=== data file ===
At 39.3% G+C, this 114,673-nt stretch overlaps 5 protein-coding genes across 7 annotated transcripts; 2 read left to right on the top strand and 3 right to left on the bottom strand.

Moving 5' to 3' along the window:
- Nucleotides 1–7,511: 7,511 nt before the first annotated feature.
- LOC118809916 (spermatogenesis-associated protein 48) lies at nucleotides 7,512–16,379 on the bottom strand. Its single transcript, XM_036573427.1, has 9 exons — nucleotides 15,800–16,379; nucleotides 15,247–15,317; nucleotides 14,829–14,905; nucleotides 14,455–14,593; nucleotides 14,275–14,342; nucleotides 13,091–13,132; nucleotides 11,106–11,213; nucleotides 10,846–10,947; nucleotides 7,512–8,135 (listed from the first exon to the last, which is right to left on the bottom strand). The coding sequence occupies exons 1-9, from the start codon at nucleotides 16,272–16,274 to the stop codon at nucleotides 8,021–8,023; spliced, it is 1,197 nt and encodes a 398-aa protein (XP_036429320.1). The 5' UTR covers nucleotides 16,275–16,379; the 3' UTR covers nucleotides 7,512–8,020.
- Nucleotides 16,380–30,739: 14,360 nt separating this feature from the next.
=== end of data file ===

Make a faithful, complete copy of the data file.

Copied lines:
At 39.3% G+C, this 114,673-nt stretch overlaps 5 protein-coding genes across 7 annotated transcripts; 2 read left to right on the top strand and 3 right to left on the bottom strand.

Moving 5' to 3' along the window:
- Nucleotides 1–7,511: 7,511 nt before the first annotated feature.
- LOC118809916 (spermatogenesis-associated protein 48) lies at nucleotides 7,512–16,379 on the bottom strand. Its single transcript, XM_036573427.1, has 9 exons — nucleotides 15,800–16,379; nucleotides 15,247–15,317; nucleotides 14,829–14,905; nucleotides 14,455–14,593; nucleotides 14,275–14,342; nucleotides 13,091–13,132; nucleotides 11,106–11,213; nucleotides 10,846–10,947; nucleotides 7,512–8,135 (listed from the first exon to the last, which is right to left on the bottom strand). The coding sequence occupies exons 1-9, from the start codon at nucleotides 16,272–16,274 to the stop codon at nucleotides 8,021–8,023; spliced, it is 1,197 nt and encodes a 398-aa protein (XP_036429320.1). The 5' UTR covers nucleotides 16,275–16,379; the 3' UTR covers nucleotides 7,512–8,020.
- Nucleotides 16,380–30,739: 14,360 nt separating this feature from the next.